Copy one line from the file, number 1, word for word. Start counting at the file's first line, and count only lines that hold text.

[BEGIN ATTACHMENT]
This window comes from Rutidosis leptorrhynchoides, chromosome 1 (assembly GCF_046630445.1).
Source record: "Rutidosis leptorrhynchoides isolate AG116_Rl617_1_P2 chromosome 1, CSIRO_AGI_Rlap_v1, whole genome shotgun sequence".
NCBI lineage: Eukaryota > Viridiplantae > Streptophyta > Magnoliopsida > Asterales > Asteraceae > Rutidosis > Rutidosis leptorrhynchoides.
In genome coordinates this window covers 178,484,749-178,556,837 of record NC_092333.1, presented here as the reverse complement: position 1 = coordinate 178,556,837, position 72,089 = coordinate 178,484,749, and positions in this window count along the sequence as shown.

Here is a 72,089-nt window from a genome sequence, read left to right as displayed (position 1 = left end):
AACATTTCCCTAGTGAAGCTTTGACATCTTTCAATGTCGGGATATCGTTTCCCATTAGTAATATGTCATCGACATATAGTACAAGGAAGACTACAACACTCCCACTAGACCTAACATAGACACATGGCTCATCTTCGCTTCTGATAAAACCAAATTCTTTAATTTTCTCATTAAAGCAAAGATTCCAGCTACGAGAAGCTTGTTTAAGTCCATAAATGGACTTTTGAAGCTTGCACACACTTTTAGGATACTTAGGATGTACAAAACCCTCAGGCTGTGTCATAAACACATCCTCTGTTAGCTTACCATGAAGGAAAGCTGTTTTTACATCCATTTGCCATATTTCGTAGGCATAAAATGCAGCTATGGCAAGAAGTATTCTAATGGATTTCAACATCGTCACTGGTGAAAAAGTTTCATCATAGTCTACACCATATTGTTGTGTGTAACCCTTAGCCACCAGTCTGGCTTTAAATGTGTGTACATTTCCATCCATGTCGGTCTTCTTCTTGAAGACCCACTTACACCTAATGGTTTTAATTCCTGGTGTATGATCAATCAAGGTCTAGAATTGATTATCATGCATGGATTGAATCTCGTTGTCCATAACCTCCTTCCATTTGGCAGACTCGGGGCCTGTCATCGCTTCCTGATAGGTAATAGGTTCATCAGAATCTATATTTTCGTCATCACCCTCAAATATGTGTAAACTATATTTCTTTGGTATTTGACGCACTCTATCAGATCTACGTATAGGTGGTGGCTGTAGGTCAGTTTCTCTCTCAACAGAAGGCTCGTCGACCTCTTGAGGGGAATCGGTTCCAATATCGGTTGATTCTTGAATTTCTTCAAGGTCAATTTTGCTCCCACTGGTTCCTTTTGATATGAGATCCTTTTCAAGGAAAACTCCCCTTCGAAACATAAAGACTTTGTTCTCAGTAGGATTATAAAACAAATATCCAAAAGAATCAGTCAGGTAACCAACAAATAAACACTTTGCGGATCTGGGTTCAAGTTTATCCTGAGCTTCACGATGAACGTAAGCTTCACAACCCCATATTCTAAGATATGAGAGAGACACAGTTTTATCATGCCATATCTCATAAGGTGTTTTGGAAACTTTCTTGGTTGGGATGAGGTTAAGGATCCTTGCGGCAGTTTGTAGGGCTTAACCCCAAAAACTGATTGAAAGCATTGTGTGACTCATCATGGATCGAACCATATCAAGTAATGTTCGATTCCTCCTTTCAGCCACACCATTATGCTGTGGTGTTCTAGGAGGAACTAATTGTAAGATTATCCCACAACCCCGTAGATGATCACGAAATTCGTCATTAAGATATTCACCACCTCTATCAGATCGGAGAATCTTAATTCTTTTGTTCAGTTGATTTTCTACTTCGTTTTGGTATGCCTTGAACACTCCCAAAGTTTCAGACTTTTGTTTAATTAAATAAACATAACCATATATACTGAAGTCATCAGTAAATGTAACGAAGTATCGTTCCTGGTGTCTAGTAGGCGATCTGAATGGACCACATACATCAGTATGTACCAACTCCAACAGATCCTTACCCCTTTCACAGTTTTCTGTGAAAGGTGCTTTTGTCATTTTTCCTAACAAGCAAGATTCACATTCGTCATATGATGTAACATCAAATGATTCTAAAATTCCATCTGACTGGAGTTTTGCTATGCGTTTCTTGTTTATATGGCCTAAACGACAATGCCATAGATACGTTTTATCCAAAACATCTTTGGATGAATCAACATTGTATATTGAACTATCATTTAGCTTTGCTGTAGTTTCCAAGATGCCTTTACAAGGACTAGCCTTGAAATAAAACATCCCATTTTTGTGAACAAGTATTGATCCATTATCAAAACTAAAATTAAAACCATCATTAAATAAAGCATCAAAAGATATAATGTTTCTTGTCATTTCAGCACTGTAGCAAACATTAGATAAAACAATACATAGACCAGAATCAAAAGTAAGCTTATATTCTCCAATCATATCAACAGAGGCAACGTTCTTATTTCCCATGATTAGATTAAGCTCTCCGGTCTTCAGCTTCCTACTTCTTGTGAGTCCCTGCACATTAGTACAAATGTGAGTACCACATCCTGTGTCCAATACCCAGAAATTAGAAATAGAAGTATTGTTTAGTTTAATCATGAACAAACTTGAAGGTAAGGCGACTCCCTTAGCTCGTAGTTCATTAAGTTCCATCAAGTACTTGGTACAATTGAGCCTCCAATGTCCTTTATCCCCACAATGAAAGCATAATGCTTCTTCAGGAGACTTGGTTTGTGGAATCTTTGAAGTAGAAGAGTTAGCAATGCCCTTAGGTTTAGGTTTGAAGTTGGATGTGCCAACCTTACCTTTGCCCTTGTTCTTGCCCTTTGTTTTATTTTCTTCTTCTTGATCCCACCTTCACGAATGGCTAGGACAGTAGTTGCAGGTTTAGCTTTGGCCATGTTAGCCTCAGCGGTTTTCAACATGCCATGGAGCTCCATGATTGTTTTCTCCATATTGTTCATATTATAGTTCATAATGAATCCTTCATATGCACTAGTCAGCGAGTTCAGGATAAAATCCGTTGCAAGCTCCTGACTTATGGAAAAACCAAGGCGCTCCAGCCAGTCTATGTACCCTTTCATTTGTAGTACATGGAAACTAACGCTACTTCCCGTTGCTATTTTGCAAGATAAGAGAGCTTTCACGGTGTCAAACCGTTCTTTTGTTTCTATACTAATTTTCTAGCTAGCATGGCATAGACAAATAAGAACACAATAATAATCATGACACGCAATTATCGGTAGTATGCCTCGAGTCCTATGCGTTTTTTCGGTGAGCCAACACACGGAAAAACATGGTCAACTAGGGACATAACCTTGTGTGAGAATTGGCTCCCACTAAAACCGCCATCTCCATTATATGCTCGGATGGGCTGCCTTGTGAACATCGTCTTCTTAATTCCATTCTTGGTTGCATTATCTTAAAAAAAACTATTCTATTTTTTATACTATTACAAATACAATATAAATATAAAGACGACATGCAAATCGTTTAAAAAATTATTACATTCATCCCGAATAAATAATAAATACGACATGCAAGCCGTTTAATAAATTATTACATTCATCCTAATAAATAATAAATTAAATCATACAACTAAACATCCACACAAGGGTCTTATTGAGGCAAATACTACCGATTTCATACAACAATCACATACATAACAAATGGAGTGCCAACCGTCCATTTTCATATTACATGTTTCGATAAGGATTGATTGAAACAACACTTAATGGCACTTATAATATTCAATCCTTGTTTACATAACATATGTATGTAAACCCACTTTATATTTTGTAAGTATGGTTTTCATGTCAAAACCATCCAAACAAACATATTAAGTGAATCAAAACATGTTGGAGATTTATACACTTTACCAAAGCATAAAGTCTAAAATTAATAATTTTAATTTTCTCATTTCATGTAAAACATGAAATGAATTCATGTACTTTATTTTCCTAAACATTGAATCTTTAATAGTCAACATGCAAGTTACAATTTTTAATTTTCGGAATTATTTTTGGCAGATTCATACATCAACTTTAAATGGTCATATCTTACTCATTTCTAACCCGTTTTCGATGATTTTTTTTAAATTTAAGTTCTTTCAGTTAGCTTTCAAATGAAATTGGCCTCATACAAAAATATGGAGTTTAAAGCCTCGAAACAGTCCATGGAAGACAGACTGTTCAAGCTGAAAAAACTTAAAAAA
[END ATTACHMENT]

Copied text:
This window comes from Rutidosis leptorrhynchoides, chromosome 1 (assembly GCF_046630445.1).